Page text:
The study evaluated worker exposure levels to chemicals and physical agents associated with the semiconductor manufacturing process. The study examined tasks performed by workers at two current generation semiconductor fabrication lines, as well as a current generation semiconductor testing and assembly line. Workers were organized into 35 “Similar Exposure Groups” (SEGs), defined as groups of workers who, in general, perform similar tasks, work with the same materials and processes, and use chemicals or physical agents with similar frequency. The study then evaluated the magnitude and duration of each SEG’s potential exposure to chemicals and physical agents. Those exposure levels were compared to industry-standard Occupational Exposure Levels (OELs) established by the American Conference of Governmental Industrial Hygienists and the Korea Occupational Safety and Health Agency.
The ENVIRON study categorized exposure levels for 33 of the 35 SEGs as “highly controlled” or better, meaning workers in these groups were exposed to no more than 10 percent of OELs at least 95 percent of the time. The remaining two SEGs were categorized as “well controlled,” meaning workers in these groups were exposed to no more than 50 percent of the industry-accepted levels at least 95 percent of the time.
Additionally, the study evaluated workplace exposures that could be related to the types of cancers diagnosed in six cases selected for review, specifically exposures related to the use of and potential exposure to agents, including chemicals and radiation. ENVIRON performed an exposure reconstruction for two historic wafer manufacturing lines and a historic test and assembly line where the case individuals worked during their employment at Samsung. Based on those cumulative exposure estimates, there was no evidence that four of the six cases were exposed to an agent that would have caused their cancer. Of the remaining two cases, the study found that the cumulative exposure estimates to cancer-causing agents were substantially below levels of exposure associated with an increased risk of cancer. Based on these findings, ENVIRON concluded that the scientific evidence does not support a link between workplace exposure and these diagnosed cancers.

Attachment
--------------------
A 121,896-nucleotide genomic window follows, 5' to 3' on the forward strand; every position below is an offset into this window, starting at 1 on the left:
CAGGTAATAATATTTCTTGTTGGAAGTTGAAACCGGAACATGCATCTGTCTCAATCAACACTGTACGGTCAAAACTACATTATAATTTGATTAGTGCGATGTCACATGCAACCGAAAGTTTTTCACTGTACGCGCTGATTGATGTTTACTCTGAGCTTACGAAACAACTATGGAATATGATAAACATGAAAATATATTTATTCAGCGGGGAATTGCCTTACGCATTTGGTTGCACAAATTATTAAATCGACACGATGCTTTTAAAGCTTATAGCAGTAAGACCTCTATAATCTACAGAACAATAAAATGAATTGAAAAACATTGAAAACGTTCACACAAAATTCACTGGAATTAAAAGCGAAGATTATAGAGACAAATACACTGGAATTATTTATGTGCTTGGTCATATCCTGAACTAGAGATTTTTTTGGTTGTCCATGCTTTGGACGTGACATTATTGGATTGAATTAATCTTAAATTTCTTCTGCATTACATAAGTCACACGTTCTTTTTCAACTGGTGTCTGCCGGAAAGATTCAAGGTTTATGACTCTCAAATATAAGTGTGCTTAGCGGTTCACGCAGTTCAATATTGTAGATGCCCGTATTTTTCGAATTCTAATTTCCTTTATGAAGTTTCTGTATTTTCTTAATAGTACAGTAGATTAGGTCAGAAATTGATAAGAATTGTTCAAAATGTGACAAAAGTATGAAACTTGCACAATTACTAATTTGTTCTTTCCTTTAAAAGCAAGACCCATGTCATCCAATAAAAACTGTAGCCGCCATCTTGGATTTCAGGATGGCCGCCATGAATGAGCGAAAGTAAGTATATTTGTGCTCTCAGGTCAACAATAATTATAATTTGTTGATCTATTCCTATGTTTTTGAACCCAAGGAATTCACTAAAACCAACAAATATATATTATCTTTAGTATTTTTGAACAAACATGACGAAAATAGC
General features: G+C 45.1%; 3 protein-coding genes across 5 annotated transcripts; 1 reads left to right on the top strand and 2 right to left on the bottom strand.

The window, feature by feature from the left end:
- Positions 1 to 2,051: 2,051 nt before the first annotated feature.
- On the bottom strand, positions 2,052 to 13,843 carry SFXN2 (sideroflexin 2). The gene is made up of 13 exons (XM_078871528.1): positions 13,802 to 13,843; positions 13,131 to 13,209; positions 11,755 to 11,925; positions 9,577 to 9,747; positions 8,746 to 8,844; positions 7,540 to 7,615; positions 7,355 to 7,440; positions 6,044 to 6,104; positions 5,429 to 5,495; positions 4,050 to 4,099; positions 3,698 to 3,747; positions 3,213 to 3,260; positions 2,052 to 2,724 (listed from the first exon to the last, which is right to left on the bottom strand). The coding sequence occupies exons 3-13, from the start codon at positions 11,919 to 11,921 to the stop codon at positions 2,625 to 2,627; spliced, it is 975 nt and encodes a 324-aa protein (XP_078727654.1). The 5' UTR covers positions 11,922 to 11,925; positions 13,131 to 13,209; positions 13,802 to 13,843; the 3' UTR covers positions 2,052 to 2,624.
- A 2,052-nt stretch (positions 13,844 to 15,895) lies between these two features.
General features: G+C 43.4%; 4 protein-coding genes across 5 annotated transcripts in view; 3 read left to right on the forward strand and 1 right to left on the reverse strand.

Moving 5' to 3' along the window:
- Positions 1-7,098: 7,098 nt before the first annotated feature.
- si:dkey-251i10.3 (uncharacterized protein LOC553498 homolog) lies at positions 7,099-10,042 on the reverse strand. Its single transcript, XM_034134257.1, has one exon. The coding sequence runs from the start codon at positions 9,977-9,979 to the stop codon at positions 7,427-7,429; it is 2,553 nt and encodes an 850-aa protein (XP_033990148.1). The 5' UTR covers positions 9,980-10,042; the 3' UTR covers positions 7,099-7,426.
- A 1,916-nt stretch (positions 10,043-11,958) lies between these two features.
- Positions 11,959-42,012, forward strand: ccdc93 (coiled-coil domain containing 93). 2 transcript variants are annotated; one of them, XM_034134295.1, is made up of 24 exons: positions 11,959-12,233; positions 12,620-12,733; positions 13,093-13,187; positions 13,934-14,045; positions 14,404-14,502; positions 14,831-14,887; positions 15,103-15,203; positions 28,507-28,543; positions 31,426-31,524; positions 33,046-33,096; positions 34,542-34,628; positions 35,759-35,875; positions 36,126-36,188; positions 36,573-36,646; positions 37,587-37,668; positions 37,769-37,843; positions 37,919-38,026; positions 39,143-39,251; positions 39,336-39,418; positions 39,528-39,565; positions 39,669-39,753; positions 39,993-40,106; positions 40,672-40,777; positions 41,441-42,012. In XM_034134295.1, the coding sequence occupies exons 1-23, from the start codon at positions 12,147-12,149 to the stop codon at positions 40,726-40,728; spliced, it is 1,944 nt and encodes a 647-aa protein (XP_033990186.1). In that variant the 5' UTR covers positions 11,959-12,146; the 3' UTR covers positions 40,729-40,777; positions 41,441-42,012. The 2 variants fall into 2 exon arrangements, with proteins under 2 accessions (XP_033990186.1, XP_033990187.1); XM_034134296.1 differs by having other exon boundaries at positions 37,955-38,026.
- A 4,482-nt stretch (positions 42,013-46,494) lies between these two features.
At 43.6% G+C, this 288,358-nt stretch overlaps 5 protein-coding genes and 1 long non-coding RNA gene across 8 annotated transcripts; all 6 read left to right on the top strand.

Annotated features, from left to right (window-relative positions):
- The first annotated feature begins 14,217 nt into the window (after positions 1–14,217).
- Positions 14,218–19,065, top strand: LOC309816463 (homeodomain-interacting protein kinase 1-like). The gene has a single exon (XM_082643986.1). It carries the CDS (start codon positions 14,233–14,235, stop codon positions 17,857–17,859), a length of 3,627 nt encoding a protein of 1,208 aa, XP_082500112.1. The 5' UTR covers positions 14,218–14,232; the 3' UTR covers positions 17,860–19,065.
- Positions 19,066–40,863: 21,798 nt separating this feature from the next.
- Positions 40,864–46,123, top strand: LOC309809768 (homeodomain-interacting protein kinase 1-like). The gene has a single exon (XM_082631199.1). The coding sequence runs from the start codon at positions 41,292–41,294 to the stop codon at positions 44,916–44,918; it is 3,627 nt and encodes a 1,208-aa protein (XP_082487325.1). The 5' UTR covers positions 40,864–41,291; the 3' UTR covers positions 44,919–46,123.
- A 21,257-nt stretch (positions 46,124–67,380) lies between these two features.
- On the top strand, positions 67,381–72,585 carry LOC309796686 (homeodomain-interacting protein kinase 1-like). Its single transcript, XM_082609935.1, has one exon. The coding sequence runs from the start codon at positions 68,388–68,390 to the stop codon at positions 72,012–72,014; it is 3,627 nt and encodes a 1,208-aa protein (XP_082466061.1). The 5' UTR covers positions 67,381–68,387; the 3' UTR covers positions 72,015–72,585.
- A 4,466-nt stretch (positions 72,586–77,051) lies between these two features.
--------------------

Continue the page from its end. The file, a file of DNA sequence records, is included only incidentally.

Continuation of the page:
Joyce Schlesinger, PE, Principal and President of ENVIRON's Asia operations, added: “Few studies of the semiconductor industry have quantified potential workplace exposures to chemicals and physical agents. The work done here demonstrates the value of applying sound science across technical disciplines to better understand potential exposures and how to effectively control the risks posed by such exposures. We believe this study is an important body of research, and we are optimistic that research in this field and in the semiconductor industry will continue.”
Oh-hyun Kwon, president of the Device Solutions Business of Samsung Electronics Co., Ltd. said: “Samsung Electronics has worked to address questions about workplace health and safety transparently. We believe this study, conducted over the past year by third-party, scientific experts provides definitive, scientifically based answers and is consistent with previous studies that found no correlation between the workplace environment and employee illness. However, this study does not mark the end of Samsung’s research efforts in this field, but rather the beginning.”